11. Dec 13, 2007 #10

    Gib Z

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    In case you haven't already, I would recommend you try prove [tex] x \log_b a = \log_b a^x[/tex]. It will really help you understand why some of these steps can be done and if you know how to prove it, theres almost a zero chance you'll forget that rule, or confuse it with something that looks similar.

    If you have any problems, we'll be right here =]
     
  12. Dec 13, 2007 #11

    cristo

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    Don't worry about it. Anything can seem a little tricky to begin with, especially if you don't spot what's happening. But now, since you know, next time it crops up you'll be able to spot it. There's nothing wrong with not getting something the first time, so long as you learn, and let every experience with a question build up your repertoire. The homework forums here are a very useful place to pick up such tricks. I hope you'll stick around!
     
  13. Dec 13, 2007 #12
    Gib z: I assume because the inverse of exponents is multiplication.

    Cristo: Thanks for the vote of confidence. I'm very used to math being a frightening topic, but I actually feel pretty good sitting down and getting answers correctly for once! Haha. I'm definitely going to stick around - lots to learn here.
     
  14. Dec 13, 2007 #13

    Gib Z

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    The inverse of exponents are logarithms, not multiplication :( Multiplication is the inverse of division, (well, except for 0 but don't worry about that).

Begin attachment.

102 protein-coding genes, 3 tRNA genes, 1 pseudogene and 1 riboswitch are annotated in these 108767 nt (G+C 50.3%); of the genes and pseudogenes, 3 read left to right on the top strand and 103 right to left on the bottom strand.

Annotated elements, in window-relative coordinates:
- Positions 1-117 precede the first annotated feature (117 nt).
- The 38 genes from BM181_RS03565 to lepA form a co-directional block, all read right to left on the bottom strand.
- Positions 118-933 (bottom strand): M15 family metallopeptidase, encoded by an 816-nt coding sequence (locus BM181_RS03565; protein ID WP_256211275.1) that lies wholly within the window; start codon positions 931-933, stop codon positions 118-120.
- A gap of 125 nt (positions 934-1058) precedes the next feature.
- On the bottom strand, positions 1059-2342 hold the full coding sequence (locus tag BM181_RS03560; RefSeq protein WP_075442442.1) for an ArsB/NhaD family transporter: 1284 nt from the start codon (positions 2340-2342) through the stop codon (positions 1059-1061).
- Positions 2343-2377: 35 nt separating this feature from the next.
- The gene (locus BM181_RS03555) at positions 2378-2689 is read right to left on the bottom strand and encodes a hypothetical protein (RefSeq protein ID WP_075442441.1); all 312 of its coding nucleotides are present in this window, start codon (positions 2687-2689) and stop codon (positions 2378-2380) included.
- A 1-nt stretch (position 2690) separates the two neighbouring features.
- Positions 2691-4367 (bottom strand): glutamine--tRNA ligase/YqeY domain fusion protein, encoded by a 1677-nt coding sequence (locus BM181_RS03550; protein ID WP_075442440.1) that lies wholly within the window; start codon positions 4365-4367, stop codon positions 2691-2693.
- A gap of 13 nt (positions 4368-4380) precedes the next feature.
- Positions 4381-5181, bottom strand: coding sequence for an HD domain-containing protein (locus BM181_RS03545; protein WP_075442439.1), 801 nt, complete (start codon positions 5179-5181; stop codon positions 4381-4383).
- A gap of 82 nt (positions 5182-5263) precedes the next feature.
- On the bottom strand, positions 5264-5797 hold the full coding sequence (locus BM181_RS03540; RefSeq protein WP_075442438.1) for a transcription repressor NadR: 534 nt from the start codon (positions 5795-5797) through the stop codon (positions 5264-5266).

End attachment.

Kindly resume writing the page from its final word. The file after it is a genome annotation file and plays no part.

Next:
As cristo said in post 6, if a function is composed with its inverse, which basically just means you apply the function, then apply the inverse, you get the identity function, which means just the same number you did the thing to. For example, my original function could be f(x) = 3x, which is just multiplication by 3. The inverse would then be division by 3, or g(x)=x/3.

    So if we apply one, and then the other - f( g(x) ) = 3 (x/3) = x , just as expected.
     
  15. Dec 13, 2007 #14
    Ack, of course. That was dumb of me. Oh, okay, I think I understand now. The question itself is composed of it's inverse. I think I'm gunna re-review this just to get a better grasp on how logs transcribe to exponents.
     
  16. Dec 13, 2007 #15
    Can anyone please tell me the term for the slope that runs parallel with an axis x or y yet never touches the line. Thanks
     
  17. Dec 13, 2007 #16

    Gib Z

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    Can you express your question more clearly? Are you looking for the equation of the line, or the gradient of the line?
     
  18. Dec 13, 2007 #17

    Dick

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    A-S-Y-M-P-T-O-T-E. Don't post your own question on other peoples threads.
     
  19. Dec 13, 2007 #18

    Gib Z

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    damn my Brain must be deflated for me not to have got that :(